The One Thing Couples Should Do Every Single Night For A Better Marriage — Even If You Have Kids

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We often hear that it’s the little things that matter when it comes to making marriages last — and it’s true!

But there’s one little thing, which really involves a whole bunch of little things, that couples should do every single night if they want a stronger marriage: “reset” the house together.

How doing a 90 minute ‘house reset’ every night can make your marriage stronger

Small tasks that are often overlooked by one partner can make or break a relationship in the long run. It may be hard to believe, but evenly splitting household responsibilities can be the key to keeping your marriage happy and healthy over time.

Constantly having to take on the burden of doing all the chores around the home can have major consequences on a person’s mental and physical health, as well as the overall quality of the marriage.

“Women who take greater responsibility for home admin — especially related to make sure the kids are doing alright — tend to feel more personal strain and are less satisfied with their marriage,” says Jill Suttie, Psy.D. They also experience higher rates of depression and distress.

And there’s more. One study found that people who feel they have greater responsibility for household tasks than their partners have higher blood pressure.

So, if we know the unequal distribution of tasks is bad for our partner’s health, what can we do to turn this sinking boat around? Well, to begin, it can be helpful to note that couples who make the bed together stay together.

And who better to attest to this than TikToker Jeannie Mari, who regularly attests to the benefits of the daily 90-minute reset routine she and her husband perform as a team.

In their TikToks, the couple can be seen not only splitting household duties, but enjoying each other’s presence while doing so.



Whether it’s cooking or wiping down the mirrors, this couple shares their workload.

Mari emphasizes resetting their home together when the children are sleeping. To them, it helps make their marriage stronger and their life easier.

I admit when I first watched their videos, I was shocked. Growing up, I never witnessed a fair division of household responsibilities. Rather it was always the women in my life who were stuck doing the brunt of the housework.

The TikToks got me wondering if there was some data to back up the benefits of Mari’s methods. Sure enough, there is.

Multiple studies have found that “the way couples divide housework appears to matter a great deal … [and] research finds that sharing housework is optimal for couples’ overall relationship quality.”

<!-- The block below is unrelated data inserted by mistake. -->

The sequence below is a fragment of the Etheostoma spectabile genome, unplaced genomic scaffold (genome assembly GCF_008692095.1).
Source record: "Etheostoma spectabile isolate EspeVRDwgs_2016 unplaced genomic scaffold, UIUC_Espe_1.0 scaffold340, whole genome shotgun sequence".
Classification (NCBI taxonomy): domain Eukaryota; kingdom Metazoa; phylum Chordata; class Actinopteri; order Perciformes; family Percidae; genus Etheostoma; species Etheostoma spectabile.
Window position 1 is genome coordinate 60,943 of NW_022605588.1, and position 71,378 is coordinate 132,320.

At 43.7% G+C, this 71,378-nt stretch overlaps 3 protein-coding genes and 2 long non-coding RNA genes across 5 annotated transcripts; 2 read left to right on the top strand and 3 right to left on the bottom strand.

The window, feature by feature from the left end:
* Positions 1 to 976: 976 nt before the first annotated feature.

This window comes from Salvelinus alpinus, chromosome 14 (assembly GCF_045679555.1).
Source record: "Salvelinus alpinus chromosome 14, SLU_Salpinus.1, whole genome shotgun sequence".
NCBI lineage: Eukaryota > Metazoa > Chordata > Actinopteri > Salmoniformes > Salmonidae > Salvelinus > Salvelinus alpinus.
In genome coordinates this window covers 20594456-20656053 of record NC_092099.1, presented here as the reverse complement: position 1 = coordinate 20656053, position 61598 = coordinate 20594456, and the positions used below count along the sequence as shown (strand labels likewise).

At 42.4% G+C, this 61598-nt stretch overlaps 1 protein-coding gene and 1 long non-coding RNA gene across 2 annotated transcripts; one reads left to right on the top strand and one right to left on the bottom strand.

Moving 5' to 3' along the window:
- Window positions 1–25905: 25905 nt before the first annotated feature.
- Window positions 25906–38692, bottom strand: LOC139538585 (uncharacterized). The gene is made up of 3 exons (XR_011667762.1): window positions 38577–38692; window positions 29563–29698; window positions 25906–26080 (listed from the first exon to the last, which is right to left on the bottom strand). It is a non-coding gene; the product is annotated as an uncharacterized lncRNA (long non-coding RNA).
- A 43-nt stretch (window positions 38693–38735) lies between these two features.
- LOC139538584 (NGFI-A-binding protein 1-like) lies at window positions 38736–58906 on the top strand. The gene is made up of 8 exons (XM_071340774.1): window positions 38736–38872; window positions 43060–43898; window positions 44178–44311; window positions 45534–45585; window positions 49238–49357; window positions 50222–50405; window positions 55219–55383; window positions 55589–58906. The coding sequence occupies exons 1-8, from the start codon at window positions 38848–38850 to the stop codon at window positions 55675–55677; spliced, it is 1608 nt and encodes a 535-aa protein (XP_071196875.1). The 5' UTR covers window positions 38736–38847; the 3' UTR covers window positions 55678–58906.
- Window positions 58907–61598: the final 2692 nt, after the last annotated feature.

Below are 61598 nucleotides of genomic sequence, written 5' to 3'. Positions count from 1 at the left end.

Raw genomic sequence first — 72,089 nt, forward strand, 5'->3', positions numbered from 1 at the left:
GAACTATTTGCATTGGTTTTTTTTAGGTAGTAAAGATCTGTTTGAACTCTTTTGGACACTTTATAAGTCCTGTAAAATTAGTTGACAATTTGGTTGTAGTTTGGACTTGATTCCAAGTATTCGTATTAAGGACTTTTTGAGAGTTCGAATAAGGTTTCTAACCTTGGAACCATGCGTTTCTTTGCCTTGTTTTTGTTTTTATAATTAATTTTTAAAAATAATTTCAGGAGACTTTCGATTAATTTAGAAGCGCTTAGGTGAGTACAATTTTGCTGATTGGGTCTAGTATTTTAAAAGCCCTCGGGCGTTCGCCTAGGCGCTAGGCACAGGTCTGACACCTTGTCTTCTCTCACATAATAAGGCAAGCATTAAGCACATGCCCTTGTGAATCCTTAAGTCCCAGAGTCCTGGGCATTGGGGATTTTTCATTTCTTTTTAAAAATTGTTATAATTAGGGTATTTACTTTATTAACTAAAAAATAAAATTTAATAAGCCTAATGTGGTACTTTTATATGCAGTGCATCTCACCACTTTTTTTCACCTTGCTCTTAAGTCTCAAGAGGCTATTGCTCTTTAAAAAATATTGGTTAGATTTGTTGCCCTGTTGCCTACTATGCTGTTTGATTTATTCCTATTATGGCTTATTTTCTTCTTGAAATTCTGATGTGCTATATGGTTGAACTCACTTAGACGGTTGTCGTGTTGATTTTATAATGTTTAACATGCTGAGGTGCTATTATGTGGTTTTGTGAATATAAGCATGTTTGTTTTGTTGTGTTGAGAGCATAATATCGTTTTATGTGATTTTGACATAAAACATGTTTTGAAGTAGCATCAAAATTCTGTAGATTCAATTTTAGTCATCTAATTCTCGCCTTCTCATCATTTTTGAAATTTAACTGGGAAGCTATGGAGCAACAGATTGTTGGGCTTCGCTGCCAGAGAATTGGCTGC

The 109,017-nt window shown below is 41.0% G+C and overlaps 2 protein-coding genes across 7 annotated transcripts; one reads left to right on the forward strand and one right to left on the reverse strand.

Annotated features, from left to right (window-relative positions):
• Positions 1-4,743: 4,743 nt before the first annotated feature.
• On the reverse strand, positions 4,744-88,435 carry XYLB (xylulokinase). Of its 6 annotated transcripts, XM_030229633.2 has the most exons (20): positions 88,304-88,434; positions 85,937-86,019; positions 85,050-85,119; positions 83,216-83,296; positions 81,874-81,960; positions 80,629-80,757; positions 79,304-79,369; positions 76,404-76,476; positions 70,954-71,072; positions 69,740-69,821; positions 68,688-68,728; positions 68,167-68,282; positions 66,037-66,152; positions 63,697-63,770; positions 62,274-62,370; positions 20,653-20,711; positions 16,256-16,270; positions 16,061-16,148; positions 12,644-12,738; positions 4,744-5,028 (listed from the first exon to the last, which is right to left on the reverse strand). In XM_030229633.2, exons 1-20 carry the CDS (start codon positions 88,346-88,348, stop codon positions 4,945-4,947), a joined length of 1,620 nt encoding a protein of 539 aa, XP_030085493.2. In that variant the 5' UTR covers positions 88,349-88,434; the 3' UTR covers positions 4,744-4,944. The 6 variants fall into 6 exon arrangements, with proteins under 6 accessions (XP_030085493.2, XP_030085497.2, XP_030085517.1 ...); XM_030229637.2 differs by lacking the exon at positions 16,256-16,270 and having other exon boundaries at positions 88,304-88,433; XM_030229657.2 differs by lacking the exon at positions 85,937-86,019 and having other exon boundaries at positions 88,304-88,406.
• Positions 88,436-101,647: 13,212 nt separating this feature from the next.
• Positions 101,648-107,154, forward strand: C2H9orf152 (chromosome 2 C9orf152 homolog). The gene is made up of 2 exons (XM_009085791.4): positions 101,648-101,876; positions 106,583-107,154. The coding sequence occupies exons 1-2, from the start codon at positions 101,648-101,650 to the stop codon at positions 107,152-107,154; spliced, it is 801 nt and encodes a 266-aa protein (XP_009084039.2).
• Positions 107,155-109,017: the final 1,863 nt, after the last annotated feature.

Experts say couples who work as a team are stronger.

Psychologist Wyatt Fisher notes that teamwork in a marriage “is a feeling of togetherness, mutual support, and unity on multiple fronts, including finances, parenting, chores, [physical intimacy], and emotional intimacy.”

When couples don’t feel like a team, they can have a hard time feeling connected, explains Fisher.

Despite this, a 2023 poll conducted by Pew Research Center found that while “the share of women who earn as much as or significantly more than their husband has roughly tripled over the past 50 years … the way couples divide their time between paid work and home life remains unbalanced.”

On average, women contribute 4.6 hours per week to housework, while men only contribute 1.9 hours per week to the same.

The One Thing Couples Should Do Every Single Night For A Better Marriage — Even If You Have KidsThe One Thing Couples Should Do Every Single Night For A Better Marriage — Even If You Have Kids

How to get your partner on board for doing daily house resets as a team

If you want to balance your household responsibilities, begin by openly communicating your shared expectations, says Jon Spayde, contributing editor at Experience Life.



Next, establish common goals by creating a couple’s to-do list on which you write down the tasks each of you agrees to accomplish throughout the week. For example, X partner does the laundry and dishes Monday and Y partner cleans the bathroom and folds the laundry on Monday.

Finally, Spayde recommends practicing flexibility, understanding and gratitude with your partner.

For your marriage to endure, a foundation of trust and teamwork must be built.

This can begin with something as simple as resetting your household together every single night.

When your partner feels as if they are constantly bearing the brunt of the workload, it can easily strain your relationship — and nobody wants that.

By incorporating these small but impactful steps into your routine, your relationship can transform into a harmonious union make stronger and stronger through teamwork.

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Marielisa Reyes is a writer with a bachelor’s degree in psychology who covers self-help, relationships, career, and family topics.

Source: YourTango


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